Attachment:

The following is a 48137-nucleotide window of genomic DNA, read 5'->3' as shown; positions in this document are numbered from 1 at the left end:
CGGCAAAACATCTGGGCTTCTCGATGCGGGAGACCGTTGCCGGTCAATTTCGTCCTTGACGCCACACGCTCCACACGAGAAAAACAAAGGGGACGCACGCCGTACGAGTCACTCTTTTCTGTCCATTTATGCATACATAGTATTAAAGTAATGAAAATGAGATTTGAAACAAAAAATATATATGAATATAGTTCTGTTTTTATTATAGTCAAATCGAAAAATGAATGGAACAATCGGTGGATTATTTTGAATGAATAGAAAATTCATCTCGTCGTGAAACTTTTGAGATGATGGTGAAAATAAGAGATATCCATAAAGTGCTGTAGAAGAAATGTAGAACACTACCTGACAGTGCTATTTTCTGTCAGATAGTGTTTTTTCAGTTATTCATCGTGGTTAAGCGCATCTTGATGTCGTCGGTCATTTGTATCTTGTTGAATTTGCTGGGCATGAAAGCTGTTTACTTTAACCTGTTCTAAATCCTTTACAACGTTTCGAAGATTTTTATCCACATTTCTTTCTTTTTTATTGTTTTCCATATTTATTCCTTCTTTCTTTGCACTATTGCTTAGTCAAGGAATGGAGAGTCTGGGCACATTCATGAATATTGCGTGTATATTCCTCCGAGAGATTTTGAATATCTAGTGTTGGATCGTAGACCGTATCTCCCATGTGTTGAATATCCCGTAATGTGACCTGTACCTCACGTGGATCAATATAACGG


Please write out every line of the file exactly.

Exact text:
The following is a 48137-nucleotide window of genomic DNA, read 5'->3' as shown; positions in this document are numbered from 1 at the left end:
CGGCAAAACATCTGGGCTTCTCGATGCGGGAGACCGTTGCCGGTCAATTTCGTCCTTGACGCCACACGCTCCACACGAGAAAAACAAAGGGGACGCACGCCGTACGAGTCACTCTTTTCTGTCCATTTATGCATACATAGTATTAAAGTAATGAAAATGAGATTTGAAACAAAAAATATATATGAATATAGTTCTGTTTTTATTATAGTCAAATCGAAAAATGAATGGAACAATCGGTGGATTATTTTGAATGAATAGAAAATTCATCTCGTCGTGAAACTTTTGAGATGATGGTGAAAATAAGAGATATCCATAAAGTGCTGTAGAAGAAATGTAGAACACTACCTGACAGTGCTATTTTCTGTCAGATAGTGTTTTTTCAGTTATTCATCGTGGTTAAGCGCATCTTGATGTCGTCGGTCATTTGTATCTTGTTGAATTTGCTGGGCATGAAAGCTGTTTACTTTAACCTGTTCTAAATCCTTTACAACGTTTCGAAGATTTTTATCCACATTTCTTTCTTTTTTATTGTTTTCCATATTTATTCCTTCTTTCTTTGCACTATTGCTTAGTCAAGGAATGGAGAGTCTGGGCACATTCATGAATATTGCGTGTATATTCCTCCGAGAGATTTTGAATATCTAGTGTTGGATCGTAGACCGTATCTCCCATGTGTTGAATATCCCGTAATGTGACCTGTACCTCACGTGGATCAATATAACGG